Reproductive Justice in “Killing the Black Body”

Pro-Choice Maryland
6 min readJul 29, 2021

by Jordan Jenkins

Penguin Random House

For centuries, Black women have been fighting for the right to give or not to give birth, as well as defending their literal wombs against defamation and harm. In 1997, this fight was given a new name: reproductive justice, a term coined by SisterSong Women of Color Reproductive Justice Collective. The procreative liberties of poor Black women have historically been neglected by the reproductive rights movement. This neglect began with the control of Black bodies during slavery and is evident even today through its long lasting effects. It’s present in the more modern diminishing of the long-term effects of forced sterilization and birth control in low-income Black communities, the jezebel versus the mammy portrayal of Black motherhood, the mythical welfare queen, and many other derogatory and abusive parts of just the past 100 or so years of Black motherhood.

What has changed?

At the 20th anniversary lecture of Dorothy Roberts’ Killing the Black Body, Roberts discusses just how far reproductive justice has come since she began writing her book — as well as how far it still must go. The book left off optimistically, with high expectations of the reproductive freedom movement, but to Roberts’ dismay, many issues have been left unresolved. Her book’s stab at inclusivity in the feminist and reproductive freedom movement profoundly recognizes the struggles of intersectionality that many feminists and pro-women advocates at the time, and even still now, fail to acknowledge. With this, she highlights the historical abuse on the Black body and the longstanding effects that this abuse has caused. The intersectional theory, founded by Professor Kimberlé Crenshaw in 1989, is a key element in Robert’s book. This theory explains that people’s identities should not be viewed separately, as they tend to influence the other. As a Black woman, it can be difficult to say which identity is more prominent, especially in different contexts — with additional identities, this becomes even more complex. With its inclusion in the Black feminist movement, there was a major shift in representative politics to better understand the issues in the early-on reproductive freedom movement. To be clear, there has been significant change in understanding intersectionality in reproductive justice, but at the 20th anniversary, Roberts acknowledged that there is still major room for improvement. This knowledge and education surrounding racial and class-based health disparities needs to be used to drive concrete change beyond diversity and inclusion tactics. There’s currently a need for action.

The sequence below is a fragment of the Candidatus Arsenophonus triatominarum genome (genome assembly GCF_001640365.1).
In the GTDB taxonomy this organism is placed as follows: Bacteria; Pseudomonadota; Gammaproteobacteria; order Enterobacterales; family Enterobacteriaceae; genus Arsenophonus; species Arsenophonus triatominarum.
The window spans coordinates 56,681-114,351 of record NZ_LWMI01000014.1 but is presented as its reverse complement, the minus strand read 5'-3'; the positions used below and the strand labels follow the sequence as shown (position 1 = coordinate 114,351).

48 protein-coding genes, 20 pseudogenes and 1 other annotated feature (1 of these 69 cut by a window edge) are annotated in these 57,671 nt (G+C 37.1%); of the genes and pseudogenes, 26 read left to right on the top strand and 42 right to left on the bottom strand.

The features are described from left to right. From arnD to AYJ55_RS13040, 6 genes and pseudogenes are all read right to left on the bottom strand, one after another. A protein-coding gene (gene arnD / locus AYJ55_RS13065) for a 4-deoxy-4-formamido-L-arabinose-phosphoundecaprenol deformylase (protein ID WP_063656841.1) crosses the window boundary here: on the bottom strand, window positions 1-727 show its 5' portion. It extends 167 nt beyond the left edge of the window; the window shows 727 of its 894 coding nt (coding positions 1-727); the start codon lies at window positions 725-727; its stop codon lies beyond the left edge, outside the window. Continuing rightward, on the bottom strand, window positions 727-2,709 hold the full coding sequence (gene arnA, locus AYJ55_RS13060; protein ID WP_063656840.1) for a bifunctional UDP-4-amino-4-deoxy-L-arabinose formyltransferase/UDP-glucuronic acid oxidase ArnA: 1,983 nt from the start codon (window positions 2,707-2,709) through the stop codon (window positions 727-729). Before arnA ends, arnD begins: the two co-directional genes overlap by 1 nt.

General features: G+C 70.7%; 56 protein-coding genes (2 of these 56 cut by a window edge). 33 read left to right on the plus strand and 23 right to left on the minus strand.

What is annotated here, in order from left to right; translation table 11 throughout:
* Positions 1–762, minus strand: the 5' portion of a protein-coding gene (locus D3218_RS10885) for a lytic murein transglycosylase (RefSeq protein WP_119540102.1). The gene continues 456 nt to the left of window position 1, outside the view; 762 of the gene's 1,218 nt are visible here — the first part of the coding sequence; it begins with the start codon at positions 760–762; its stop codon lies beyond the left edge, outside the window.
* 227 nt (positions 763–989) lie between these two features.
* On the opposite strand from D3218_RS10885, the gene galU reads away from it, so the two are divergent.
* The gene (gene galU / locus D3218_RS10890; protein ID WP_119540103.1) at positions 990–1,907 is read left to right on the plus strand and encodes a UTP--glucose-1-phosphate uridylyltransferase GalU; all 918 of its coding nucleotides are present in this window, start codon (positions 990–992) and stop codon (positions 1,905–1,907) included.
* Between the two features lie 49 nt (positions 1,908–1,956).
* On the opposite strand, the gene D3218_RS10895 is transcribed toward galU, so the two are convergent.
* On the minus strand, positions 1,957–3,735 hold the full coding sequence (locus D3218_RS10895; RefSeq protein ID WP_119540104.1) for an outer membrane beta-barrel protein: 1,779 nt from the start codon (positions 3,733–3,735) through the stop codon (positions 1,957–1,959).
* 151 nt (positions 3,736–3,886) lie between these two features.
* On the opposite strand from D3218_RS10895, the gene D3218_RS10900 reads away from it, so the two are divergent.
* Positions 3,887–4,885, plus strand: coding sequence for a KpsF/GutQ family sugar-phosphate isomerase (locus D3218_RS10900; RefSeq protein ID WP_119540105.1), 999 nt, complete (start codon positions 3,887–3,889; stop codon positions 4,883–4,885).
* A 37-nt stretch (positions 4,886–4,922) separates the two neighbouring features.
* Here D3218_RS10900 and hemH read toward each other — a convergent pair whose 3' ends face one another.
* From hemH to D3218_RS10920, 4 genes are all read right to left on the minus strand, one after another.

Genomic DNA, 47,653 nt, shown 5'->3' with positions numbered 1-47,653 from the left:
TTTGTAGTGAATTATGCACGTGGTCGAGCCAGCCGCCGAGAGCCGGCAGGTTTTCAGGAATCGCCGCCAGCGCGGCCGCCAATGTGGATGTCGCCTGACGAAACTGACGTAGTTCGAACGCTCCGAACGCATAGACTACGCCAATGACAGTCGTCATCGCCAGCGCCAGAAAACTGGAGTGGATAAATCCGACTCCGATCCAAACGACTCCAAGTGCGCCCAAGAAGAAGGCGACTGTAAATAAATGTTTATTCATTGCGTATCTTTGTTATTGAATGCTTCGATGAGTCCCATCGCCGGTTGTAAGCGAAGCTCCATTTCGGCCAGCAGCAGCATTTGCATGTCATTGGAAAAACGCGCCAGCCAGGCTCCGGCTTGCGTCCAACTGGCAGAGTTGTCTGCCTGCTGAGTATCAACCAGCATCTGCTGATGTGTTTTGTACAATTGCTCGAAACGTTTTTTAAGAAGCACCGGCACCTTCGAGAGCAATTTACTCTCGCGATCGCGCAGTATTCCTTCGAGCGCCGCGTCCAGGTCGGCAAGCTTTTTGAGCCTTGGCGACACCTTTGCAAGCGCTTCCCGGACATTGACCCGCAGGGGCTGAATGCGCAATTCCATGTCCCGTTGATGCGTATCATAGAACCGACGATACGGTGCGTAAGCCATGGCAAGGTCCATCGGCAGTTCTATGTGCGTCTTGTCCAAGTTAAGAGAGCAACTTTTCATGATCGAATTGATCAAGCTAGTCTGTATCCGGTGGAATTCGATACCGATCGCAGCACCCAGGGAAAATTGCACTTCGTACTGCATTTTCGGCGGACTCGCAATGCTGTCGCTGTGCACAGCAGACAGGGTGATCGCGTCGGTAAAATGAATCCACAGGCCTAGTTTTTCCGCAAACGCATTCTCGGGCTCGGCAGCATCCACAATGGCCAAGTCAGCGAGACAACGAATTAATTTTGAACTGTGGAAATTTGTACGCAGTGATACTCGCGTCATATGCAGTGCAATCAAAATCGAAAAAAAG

What does this mean to me and other Black women of today?

As a senior studying Public Health, interning at NARAL Pro-Choice Maryland has given me real life experiences of the things I have studied. In addition, reading Dorothy Roberts’ Killing the Black Body, has emphasized many of the things I’ve learned through external research. Even with the courses I’ve taken, there is a major gap in factual history concerning the abuse on the Black body outside of medical procedures. I think that many of my classes focus primarily on larger concepts to give students a general understanding, which is essential. But I believe that learning more in depth about things like racialized welfare reform, racial genocide through involuntary sterilization and forced birth control implantation, demonization of the Black womb, and the linkage between slavery birth and modern-day birthing issues in Black women would urge students to focus more on dismantling structural –isms to prevent further abuse rather than simply mending its wounds.